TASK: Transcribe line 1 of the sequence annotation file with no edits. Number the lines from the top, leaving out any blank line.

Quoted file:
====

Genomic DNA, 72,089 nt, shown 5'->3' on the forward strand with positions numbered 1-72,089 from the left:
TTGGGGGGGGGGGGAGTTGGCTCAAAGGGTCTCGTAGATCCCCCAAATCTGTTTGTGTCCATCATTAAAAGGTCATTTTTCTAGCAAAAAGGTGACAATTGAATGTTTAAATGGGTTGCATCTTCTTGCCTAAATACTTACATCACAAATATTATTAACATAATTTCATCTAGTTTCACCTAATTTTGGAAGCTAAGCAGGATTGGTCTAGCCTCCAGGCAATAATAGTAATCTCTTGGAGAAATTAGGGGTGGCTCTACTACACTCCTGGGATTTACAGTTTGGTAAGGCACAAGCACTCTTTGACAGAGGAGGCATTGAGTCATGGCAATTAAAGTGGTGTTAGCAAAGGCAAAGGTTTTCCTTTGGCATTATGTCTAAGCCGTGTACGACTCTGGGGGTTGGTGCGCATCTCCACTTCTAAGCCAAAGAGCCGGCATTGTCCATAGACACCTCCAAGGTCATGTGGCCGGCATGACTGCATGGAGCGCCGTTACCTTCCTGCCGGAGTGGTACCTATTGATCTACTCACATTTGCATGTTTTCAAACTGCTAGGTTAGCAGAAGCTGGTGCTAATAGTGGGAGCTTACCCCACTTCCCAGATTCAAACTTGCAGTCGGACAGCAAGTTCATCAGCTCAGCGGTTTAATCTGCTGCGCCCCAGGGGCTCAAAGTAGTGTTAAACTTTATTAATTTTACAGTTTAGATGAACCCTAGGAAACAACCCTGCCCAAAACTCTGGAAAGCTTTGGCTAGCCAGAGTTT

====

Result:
Genomic DNA, 72,089 nt, shown 5'->3' on the forward strand with positions numbered 1-72,089 from the left: